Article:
On my 1996 Formula SL 500 with approx. 7,000 miles experienced the following:
After riding 80 miles (no huge bumps/jumps) I stopped at the gas station and noticed that the rear suspension did not return to it's normal height when I exited the machine. It was "frozen" in the down position. It looked like it was a "drag racing" snowmobile. I attempted to free it up but it wouldn't return to normal height. Not until spraying hot water from a car wash under the rear suspension did it slowly, and I mean slowly return to it's "normal" height. After putting the machine in my garage and turning up the heat, it still felt like the suspension was not as springy or forgiving.
After talking to some friends, they informed me that since I have NOT had ANY work done on the suspension (front or rear) ever, it may be time to replace the two rear shocks and the two front shocks. They also said that it may be possible to have moisture inside the shock and then it freezes in cold temps. and affects it's performace (binds up). However, when the temps. are above freezing (ie: spring/fall weather) you will not notice problems with the suspension.
Do you think it is time for me to replace the two rear shocks or only the rear most shock in the rear? Should I replace my springs?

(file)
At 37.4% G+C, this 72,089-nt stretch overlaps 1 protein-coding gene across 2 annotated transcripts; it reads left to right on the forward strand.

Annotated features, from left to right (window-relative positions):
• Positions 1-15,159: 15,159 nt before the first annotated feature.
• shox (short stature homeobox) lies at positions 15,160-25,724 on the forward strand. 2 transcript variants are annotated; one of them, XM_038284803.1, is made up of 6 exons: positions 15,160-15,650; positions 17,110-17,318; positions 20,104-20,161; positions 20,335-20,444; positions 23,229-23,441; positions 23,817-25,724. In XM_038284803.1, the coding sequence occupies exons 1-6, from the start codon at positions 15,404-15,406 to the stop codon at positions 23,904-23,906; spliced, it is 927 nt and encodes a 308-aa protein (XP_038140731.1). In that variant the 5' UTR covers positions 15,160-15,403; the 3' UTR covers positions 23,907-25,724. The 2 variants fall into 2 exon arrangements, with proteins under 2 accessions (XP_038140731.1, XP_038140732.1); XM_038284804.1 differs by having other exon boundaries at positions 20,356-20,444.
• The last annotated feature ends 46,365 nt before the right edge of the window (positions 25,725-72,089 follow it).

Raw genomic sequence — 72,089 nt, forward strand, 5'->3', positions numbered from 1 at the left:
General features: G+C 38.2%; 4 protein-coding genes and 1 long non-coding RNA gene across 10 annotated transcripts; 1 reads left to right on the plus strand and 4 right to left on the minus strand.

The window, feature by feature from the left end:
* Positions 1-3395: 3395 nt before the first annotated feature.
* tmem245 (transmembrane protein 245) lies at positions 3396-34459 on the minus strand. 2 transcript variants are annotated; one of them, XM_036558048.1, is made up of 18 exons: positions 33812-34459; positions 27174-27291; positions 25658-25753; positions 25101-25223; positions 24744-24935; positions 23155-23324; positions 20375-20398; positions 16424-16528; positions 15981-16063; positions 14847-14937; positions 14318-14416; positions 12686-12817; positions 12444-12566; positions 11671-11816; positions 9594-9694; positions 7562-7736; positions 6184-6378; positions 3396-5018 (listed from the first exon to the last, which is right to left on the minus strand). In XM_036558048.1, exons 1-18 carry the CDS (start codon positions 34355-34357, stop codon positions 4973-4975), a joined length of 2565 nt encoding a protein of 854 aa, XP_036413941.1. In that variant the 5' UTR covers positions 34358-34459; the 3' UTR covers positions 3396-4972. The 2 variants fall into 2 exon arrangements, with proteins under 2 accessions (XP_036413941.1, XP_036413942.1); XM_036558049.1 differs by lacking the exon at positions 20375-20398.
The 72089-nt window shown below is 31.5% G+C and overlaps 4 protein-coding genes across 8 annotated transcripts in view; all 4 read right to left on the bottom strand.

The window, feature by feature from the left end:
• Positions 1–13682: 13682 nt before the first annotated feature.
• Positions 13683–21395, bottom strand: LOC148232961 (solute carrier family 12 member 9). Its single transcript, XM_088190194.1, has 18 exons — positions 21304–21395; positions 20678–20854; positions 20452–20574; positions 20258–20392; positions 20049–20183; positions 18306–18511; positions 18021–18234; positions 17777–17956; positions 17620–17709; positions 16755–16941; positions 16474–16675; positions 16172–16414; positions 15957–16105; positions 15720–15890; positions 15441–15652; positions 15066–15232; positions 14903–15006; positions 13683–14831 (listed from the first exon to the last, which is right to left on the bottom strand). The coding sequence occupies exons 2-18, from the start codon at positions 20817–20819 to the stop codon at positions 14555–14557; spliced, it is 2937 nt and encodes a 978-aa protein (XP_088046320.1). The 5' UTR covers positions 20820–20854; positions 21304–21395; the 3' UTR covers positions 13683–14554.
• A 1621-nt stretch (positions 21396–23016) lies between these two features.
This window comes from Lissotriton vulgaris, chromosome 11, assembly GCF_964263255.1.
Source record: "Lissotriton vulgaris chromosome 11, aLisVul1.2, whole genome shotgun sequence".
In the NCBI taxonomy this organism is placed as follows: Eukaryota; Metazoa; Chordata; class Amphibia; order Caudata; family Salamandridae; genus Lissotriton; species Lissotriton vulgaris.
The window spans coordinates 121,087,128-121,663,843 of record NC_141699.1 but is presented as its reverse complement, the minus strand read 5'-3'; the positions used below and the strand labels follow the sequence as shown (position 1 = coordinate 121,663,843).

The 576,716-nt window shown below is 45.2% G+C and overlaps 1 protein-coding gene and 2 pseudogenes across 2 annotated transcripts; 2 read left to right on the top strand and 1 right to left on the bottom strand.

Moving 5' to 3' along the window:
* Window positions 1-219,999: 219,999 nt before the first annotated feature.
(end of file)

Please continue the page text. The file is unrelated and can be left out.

And what about the front shocks while we are on topic. Replace them?
They also said that it may be possible to have moisture inside the shock and then it freezes in cold temps. and affects it's performace (binds up). However, when the temps. are above freezing (ie: spring/fall weather) you will not notice problems with the suspension.
Thanks in advance for your help.[/b]
Yep water in the shocks time for new shocks
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I would agree , water in the shock. Fishog had that happen 5 or 6 years ago on his AC. It was amazing how it could freeze in such a compressed position. That is why it is so important to wash your sled after you drag it home on the salty highways. Once the shock shaft gets pitted(rust) the seals will be gone shortly after. Also part of the reason we bought our second covered trailer. I will never own a sled without owning a covered trailer. It seems like a lot initially but in the end, when you add up money saved on covers and car washes, and the increased resale value, it probably doesn't cost anything to own a covered trailer.